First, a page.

It is all about bandwidth. The technology companies everywhere are looking at upgrading their current infrastructure to bring a higher bandwidth into subscribers' homes, and Telstra has to do that. Their ISDN lines, their optic fibres and the cable roll-out, sure, do not go to rural areas, but, let us face it, that is only 128 kilobytes per second. That is probably giving you average video quality technology. They should really be looking to ASDL technology, which is looking at eight megabytes per second, which can be transmitted using a modem on Telstra's existing copper lines within a range of 10 kilometres of a local exchange, which covers most rural towns. Raising the enormous resources re quired to chase that technology is the challenge.

We do not want to be left floundering in the 1990s because government wants to control Telstra, wants to dictate what Telstra can invest in, wants to dictate what competitors it lets into the market, and wants to dictate what the consumer can have access to. We are not about that. This technology, this marketplace, is driven by the consumer, and it must remain so to get the enormous leaps in technology that we have experienced in the last 10 years. It is not all about government controlling Telstra because we have to make a profit; it is all about setting Telstra free to compete in a very dynamic, profitable and visionary marketplace.

A standard 28.8 kilobytes per second modem is a pretty average modem today and, attached to an ordinary home computer, would take half an hour to download 20 seconds of fully compressed video clip. It would take probably half an hour again to download 45 seconds of audio, which in future we are looking to be downloaded via telephonic services. It would take half an hour to download five megabytes of software. The asymmetrical digital subscriber line technology, ADSL, which is available in the world today, means that eight megabytes per second can be downloaded, leaving still one megabyte available for ordinary telephone usage. That means the film Titanic, a three-hour video, can be downloaded in three minutes. Video on demand is here to stay.

That is what the consumer wants. Telstra needs to invest in the technology to compete in tomorrow's communications world. Telstra must borrow money on the commercial market to upgrade, not keep on looking to government to fund and dictate the new direction of expensive technology that consumers demand. It is a very dynamic marketplace, and we should set Telstra free.

Why would government, with a $10 billion debt from the 1995-96 budget, be propping up a GBE to compete in this private market? The VSAT technology is set to bring interactive multimedia to the masses. It bypasses the enormous cost of terrestrial infrastructures to which Telstra is irrevocably tied at the mo ment. There are other dynamic changes in this area, such as interconnectivity between subscribers and number portability. You can truly compete in this market. Other providers of technology satellite services, optic fibre cables and the ADSL technology are all able to compete via different pathways for the same subscriber, and then it is up to the consumers as to which one they find suits them best. The ACCC will always be overseeing this.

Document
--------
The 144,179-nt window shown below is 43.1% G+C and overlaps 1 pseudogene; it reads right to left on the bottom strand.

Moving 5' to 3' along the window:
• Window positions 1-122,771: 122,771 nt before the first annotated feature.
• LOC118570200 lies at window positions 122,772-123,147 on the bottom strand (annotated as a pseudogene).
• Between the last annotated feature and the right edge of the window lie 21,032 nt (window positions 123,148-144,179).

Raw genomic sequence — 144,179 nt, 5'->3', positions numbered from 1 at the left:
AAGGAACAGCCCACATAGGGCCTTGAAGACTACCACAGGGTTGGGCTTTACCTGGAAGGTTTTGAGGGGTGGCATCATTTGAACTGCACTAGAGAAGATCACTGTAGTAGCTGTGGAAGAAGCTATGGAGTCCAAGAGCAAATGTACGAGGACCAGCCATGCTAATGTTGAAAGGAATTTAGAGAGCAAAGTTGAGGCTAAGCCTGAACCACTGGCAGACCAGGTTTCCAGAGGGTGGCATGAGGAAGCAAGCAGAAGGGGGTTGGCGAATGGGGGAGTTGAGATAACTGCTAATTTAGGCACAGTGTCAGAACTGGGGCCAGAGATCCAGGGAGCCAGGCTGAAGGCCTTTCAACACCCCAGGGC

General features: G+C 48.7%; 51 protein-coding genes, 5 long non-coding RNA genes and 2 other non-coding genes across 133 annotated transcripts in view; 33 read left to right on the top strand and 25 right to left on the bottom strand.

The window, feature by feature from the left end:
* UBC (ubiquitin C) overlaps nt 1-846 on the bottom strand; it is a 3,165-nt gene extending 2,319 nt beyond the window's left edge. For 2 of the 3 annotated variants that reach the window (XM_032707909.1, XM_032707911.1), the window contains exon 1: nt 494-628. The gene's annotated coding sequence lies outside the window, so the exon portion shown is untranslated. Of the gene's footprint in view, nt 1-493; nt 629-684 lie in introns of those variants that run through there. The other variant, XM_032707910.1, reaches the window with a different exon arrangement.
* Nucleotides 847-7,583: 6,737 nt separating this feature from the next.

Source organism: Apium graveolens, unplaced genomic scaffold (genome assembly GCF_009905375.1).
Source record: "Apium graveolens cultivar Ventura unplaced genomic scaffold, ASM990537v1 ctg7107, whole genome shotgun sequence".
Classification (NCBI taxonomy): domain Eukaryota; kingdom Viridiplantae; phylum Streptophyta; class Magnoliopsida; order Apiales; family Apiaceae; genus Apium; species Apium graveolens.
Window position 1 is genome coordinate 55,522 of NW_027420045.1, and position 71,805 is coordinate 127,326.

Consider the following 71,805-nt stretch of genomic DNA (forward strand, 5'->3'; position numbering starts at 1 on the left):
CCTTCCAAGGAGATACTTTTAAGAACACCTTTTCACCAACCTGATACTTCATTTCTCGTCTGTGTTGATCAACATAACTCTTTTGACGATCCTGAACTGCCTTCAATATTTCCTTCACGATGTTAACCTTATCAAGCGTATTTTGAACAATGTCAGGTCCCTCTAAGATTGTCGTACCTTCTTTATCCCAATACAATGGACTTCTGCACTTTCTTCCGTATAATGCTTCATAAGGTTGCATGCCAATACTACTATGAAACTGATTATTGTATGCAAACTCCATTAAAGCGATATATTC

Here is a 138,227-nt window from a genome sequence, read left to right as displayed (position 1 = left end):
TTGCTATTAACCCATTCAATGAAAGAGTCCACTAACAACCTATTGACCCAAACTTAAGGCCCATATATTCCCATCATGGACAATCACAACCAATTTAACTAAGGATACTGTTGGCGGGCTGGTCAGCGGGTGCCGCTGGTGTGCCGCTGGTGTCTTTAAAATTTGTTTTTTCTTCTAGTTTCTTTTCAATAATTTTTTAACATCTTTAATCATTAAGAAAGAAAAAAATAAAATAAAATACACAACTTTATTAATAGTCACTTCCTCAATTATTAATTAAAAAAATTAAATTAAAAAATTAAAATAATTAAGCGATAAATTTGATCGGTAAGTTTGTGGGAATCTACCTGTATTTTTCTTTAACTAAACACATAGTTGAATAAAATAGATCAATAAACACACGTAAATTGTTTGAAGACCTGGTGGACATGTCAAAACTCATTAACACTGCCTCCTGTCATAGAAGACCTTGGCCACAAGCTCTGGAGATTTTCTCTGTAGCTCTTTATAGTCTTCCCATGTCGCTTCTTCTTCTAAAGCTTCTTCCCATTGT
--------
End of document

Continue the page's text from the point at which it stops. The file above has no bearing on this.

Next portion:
The opponents of this legislation also oppose the $250 million regional telecommunications infrastructure fund. They oppose that fund. They oppose that investment in new technology. They are opposed to that future in services to regional Australia.

Some 60 per cent of kids in year 3 today will have careers in job streams not yet identified. They are going to have jobs that we have not even described yet. Yet the opposition is on about preserving jobs within Telstra. If we let this dynamic marketplace go, the number of jobs created with this technology, including video graphics and a large number of other areas that come with it, will be enormous. We have seen that with the privatisation of a number of United States and UK based telecommunications companies. The jobs that were lost through efficiency gains with the privatisation were more than compensated for by the jobs that new industries created in that market.

We are still dictating that Telstra and all communications providers in this area should provide various guarantees to rural and metropolitan subscribers. We are looking at the customer service guarantee, the universal guarantee and also at our 17,000 most remote rural users. We are looking at a rebate of $160 a year because they do not have access to untimed telephone calls. Obviously, because of distance, any call that they make is automatically going to be STD.

I would suggest that, in the near future, in the next five to 10 years, we will be looking at calls right across Australia at any time of the day or night via satellite for something like 35c a minute. I do not think you can get a better service to the rural communities of Australia than that. That will happen in a free market. That will happen with the sort of technology that is available today.


Mr Kerr —Would you like to stake your parliamentary salary on that?


Miss JACKIE KELLY —I would. I have absolute faith in the technology of today. It is really something that is dynamic. The opposition does not understand. They do not even grasp where it is going. I bet the member opposite who made that comment would not even know what ADSL technology meant. He probably has never seen the modems that drive it. I have held in my hot little hand a satellite phone that is available through your car kits. I have held in the palm of my hand a telephone I can place into the PMC1A card of my computer and turn it into a voice service as a telephone with aerial attached. The technology that is available is quite dynamic.

Telstra is not even looking at this area. It needs to be driven to do so by a very competitive private market. The sale of Telstra is absolutely urgent, because time is running out for it to get with it. It will ultimately bring a better service to Australians, especially those in rural areas. We need to bear in mind that this government has legislated for substantial fines if those tasks are not met, but I do not imagine that those fines would ever be imposed because the consumer dictates this technology. It is absolutely wrong for government to even try to tell this sort of industry where it should be heading into the 21st century. I commend the bill to the House.